If (like me) you have been tuning in to the rise of content strategy, but feel a bit lacking in actual practical know-how, then this collection of soundbites and voxpops – wrung by me from the mouths and Twitter accounts of the world's leading content strategists – is truly the badger's nadgers.
At last month's Content Strategy Applied conference, I hunted down asked the keynote speakers, presenters, panellists and attending experts for one single tip they could give that would help people (like me) apply content strategy to their web work. There was also some follow-up Twitter conversation on the subject, which led to a few bonus tips making the final cut.
The full list of interviewees and contributors, with a quick summary of their one piece of advice, follows beneath the video. Which is here:
I'm extremely grateful to the following for contributing:
1. Kristina Halvorson, Brain Traffic: Start asking lots of smart questions about your content. This also helps shift the conversation around it.
2. Ken Yau, Baddit: Ask why! Be a pain in the butt. There should be a justification for content existing.
3. Fiona Perks, Bright Stuff Communications: A good content strategist never forgets about the end user.
4. Julie Mahoney, LBi: Always incorporate different channels – social media, mobile devices.
5. Richard Ingram, Ingserv: Use context to shape your content. Don't just find out who your audience are. Discover the circumstances and emotions behind their interest.
6. Amy Laskin, Ogilvy: Don't make assumptions about your users; they will surprise you every time.
7. Rob Hinchcliffe, Hour of Play: Find your hook: immerse yourself in your community, listen to what they're saying, find the common themes, and then build a narrative around those themes.
8. Nikki Tiedtke, eBay Europe: Before anything, first try to find out who your customer is. Not just users but the client. Understand what they need and why. Don't jump into solutions.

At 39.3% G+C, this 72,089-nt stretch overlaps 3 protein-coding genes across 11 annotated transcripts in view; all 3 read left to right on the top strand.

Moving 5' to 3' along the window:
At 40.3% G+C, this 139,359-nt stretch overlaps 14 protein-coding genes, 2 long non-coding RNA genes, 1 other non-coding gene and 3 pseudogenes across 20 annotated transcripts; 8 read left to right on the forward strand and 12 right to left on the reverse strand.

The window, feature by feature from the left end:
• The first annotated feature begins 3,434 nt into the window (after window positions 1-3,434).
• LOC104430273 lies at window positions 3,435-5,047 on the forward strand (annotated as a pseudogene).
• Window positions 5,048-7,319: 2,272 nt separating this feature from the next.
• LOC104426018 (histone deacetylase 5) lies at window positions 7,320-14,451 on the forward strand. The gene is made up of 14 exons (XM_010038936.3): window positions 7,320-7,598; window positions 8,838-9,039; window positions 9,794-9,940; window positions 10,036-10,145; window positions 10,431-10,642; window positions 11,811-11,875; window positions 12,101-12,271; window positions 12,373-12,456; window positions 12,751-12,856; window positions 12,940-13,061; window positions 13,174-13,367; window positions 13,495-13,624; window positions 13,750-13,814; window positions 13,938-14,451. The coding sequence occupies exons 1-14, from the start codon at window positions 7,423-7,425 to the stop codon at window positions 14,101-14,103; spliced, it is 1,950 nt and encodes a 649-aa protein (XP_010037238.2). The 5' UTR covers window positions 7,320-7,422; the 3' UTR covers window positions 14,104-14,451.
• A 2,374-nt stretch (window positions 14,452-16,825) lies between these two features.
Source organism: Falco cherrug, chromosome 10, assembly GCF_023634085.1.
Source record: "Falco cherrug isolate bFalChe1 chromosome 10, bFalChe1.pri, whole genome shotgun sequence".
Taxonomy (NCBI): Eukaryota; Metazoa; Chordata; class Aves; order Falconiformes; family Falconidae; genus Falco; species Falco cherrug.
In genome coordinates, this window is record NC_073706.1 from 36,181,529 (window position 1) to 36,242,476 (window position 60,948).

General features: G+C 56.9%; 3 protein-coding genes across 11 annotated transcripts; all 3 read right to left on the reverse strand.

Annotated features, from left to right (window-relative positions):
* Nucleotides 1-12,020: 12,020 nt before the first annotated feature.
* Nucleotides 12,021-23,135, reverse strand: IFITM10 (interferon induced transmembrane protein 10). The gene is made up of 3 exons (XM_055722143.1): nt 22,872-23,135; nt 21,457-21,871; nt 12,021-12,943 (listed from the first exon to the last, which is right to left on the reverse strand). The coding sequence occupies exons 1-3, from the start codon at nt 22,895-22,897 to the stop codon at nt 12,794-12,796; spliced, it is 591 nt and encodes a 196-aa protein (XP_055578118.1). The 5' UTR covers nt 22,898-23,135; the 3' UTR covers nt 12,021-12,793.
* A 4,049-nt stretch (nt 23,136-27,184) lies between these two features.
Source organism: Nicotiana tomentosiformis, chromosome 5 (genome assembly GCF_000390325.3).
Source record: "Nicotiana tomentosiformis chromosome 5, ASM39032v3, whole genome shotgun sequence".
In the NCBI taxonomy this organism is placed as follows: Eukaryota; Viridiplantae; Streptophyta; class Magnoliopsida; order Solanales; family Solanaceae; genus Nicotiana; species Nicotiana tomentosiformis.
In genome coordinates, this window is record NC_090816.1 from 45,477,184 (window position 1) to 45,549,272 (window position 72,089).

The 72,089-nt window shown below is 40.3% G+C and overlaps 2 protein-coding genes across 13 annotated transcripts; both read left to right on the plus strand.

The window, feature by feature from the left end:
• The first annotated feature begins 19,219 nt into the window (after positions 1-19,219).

9. Jonathan Kahn, Together London: Content strategy is half collaboration, advocacy, and organizational change – the deliverables and techniques are useless on their own.
10. Steve Wilson-Beales, MSN Entertainment: Find out what your audience is searching for, what topics are trending on social networks, use autosuggest tools… CS is replying to that need and allows you to create an editorial layer.
11. Kath Ludlow, Bright Stuff Communications: Think about content as the stuff that people are going to use, enjoy, keep, share, react to and act upon. Focus on delivering a strategy that delivers this response on a long-term basis. Then you can't go wrong.
12. Danny McCubbin, Jamie Oliver online: Be transparent in the content you put up on site. Don't intervene too much in the community – your audience will tell you if you have got it right or wrong. Be authentic.
13. Chad Butz, Bourne: Get to know the business and marketing objectives inside out and relate all you do back to those, from selling in to analytics.
14. Seth Bindernagel. Mozilla: Localisation: ask do you intend your content to meet a global audience?
15. Lucie Hyde, eBay Europe: Don't think multilingual think multicultural – language is just the start of localisation.
16. Charlie Peverett, iCrossing: Creating page tables? Make your life a whole lot easier – use mail merge http://bit.ly/gQ7LbS
17. Rahel Bailie, Intentional Design: It's all about the metadata – it governs everything.
18. Jeff MacIntyre, Predicate LLC: Every content strategist is, at minimum, a professional communicator. This entails two requirements of you. One, never sacrifice clarity on the altar of the buzzword, and two, critical thinking is mandatory – develop a considered point of view (and rationale) for the trends and ideas that matter most to you in your work.
If you liked this video, please do share it. You might also find this CS Applied conference post I wrote for Firehead web recruiters useful: Content strategy in 60 tweets.